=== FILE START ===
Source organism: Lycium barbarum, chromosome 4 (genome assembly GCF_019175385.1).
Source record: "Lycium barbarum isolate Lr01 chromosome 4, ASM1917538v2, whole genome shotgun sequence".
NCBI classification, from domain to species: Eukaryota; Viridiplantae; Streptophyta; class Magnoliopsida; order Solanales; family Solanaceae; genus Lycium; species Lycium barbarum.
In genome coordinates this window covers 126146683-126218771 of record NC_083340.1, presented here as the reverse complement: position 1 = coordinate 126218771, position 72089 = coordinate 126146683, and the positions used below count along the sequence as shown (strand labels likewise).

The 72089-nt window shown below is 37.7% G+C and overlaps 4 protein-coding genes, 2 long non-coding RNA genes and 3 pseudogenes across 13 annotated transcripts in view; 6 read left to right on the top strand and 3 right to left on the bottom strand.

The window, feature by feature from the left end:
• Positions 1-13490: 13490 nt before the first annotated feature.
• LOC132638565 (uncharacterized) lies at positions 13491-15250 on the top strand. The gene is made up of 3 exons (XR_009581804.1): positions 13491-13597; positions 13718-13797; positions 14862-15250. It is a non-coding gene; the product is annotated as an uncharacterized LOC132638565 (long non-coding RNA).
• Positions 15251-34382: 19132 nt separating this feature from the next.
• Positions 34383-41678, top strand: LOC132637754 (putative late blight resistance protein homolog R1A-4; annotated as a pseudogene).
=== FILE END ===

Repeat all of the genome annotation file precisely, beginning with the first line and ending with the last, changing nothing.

Source organism: Lycium barbarum, chromosome 4 (genome assembly GCF_019175385.1).
Source record: "Lycium barbarum isolate Lr01 chromosome 4, ASM1917538v2, whole genome shotgun sequence".
NCBI classification, from domain to species: Eukaryota; Viridiplantae; Streptophyta; class Magnoliopsida; order Solanales; family Solanaceae; genus Lycium; species Lycium barbarum.
In genome coordinates this window covers 126146683-126218771 of record NC_083340.1, presented here as the reverse complement: position 1 = coordinate 126218771, position 72089 = coordinate 126146683, and the positions used below count along the sequence as shown (strand labels likewise).

The 72089-nt window shown below is 37.7% G+C and overlaps 4 protein-coding genes, 2 long non-coding RNA genes and 3 pseudogenes across 13 annotated transcripts in view; 6 read left to right on the top strand and 3 right to left on the bottom strand.

The window, feature by feature from the left end:
• Positions 1-13490: 13490 nt before the first annotated feature.
• LOC132638565 (uncharacterized) lies at positions 13491-15250 on the top strand. The gene is made up of 3 exons (XR_009581804.1): positions 13491-13597; positions 13718-13797; positions 14862-15250. It is a non-coding gene; the product is annotated as an uncharacterized LOC132638565 (long non-coding RNA).
• Positions 15251-34382: 19132 nt separating this feature from the next.
• Positions 34383-41678, top strand: LOC132637754 (putative late blight resistance protein homolog R1A-4; annotated as a pseudogene).